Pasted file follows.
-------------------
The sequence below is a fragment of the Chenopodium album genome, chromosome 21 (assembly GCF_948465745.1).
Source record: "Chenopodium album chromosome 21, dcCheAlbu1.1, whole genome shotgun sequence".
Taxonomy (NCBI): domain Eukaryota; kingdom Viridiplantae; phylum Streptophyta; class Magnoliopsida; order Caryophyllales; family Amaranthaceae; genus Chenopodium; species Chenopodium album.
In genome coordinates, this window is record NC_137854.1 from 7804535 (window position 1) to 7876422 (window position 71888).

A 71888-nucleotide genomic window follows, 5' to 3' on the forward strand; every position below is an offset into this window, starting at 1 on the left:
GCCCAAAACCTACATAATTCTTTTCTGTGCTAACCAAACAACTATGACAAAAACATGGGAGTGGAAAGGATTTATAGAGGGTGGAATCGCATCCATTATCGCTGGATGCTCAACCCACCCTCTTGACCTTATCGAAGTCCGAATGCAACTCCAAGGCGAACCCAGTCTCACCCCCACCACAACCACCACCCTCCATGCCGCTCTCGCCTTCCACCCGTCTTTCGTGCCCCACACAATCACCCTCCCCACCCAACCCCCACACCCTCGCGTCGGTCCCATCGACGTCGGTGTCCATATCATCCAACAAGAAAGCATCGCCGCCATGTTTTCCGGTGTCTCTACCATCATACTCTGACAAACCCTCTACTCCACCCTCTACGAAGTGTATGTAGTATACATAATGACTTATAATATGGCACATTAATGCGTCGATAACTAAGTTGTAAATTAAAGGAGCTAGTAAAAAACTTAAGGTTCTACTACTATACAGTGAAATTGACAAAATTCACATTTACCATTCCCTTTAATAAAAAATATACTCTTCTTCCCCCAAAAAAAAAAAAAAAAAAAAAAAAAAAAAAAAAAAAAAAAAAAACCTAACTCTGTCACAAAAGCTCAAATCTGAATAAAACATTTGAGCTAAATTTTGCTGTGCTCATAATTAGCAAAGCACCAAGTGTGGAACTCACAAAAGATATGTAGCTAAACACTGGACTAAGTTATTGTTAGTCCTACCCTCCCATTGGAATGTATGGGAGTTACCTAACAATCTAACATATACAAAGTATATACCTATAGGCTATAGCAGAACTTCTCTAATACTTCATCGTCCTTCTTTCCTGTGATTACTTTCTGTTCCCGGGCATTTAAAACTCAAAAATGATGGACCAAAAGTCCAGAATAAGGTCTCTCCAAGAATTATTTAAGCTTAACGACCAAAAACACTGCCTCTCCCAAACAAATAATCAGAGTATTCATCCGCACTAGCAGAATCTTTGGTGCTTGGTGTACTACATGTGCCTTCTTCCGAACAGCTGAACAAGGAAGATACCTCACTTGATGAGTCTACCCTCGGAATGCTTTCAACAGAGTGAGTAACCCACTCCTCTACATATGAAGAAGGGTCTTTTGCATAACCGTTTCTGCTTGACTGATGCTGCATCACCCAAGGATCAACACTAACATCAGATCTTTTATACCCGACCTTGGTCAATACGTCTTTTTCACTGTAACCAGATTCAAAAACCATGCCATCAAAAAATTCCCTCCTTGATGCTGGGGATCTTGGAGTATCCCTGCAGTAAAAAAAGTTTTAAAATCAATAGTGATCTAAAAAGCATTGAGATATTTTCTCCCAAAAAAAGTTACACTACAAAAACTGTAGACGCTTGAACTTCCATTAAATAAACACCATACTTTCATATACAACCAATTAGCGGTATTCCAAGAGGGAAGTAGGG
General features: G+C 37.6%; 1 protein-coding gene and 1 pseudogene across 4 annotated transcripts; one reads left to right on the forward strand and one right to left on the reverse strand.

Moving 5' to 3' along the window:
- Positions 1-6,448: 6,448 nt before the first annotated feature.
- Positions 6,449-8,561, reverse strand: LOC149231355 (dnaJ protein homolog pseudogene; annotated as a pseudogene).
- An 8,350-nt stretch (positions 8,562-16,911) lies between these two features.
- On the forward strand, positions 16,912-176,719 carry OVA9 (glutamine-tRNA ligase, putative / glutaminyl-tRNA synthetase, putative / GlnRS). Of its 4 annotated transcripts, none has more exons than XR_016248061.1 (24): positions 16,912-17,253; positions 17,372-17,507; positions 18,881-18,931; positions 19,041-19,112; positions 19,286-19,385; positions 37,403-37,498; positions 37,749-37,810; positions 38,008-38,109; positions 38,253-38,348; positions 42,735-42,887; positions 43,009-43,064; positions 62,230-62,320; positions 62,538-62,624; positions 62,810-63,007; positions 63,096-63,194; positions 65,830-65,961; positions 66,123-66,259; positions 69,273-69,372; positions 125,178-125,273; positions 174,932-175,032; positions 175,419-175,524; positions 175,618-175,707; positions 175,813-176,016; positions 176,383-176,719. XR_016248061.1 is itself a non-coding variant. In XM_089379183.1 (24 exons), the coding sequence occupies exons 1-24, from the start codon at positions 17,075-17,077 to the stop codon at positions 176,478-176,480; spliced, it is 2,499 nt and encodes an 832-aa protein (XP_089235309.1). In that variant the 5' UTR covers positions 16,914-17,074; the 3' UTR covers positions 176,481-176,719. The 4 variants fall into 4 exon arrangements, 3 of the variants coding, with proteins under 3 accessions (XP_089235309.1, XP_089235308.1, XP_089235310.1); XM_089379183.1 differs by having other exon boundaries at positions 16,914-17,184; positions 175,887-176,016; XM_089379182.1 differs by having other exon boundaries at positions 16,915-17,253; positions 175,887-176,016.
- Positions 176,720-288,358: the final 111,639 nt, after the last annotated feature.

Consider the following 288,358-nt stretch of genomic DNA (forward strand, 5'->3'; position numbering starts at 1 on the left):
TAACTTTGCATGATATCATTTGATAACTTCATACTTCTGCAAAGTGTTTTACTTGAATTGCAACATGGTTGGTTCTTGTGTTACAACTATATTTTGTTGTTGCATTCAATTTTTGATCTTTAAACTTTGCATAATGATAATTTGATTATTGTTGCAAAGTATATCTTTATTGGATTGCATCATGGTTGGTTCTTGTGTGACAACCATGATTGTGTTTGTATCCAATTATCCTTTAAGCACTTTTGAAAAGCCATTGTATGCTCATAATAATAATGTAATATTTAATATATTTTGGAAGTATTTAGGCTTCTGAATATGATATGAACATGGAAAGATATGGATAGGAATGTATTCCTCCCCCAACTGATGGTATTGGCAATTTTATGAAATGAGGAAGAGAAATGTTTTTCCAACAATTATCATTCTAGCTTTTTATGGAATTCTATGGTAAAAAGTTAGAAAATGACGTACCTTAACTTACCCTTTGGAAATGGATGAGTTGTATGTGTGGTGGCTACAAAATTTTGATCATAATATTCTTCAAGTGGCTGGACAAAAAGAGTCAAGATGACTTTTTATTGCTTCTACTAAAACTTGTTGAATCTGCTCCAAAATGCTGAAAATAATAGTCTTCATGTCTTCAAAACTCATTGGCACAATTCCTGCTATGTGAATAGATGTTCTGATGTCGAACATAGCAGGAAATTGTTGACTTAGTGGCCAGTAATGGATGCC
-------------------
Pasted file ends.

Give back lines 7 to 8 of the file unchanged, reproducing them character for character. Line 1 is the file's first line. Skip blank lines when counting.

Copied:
General features: G+C 37.6%; 1 protein-coding gene and 1 pseudogene across 4 annotated transcripts; one reads left to right on the forward strand and one right to left on the reverse strand.

Moving 5' to 3' along the window: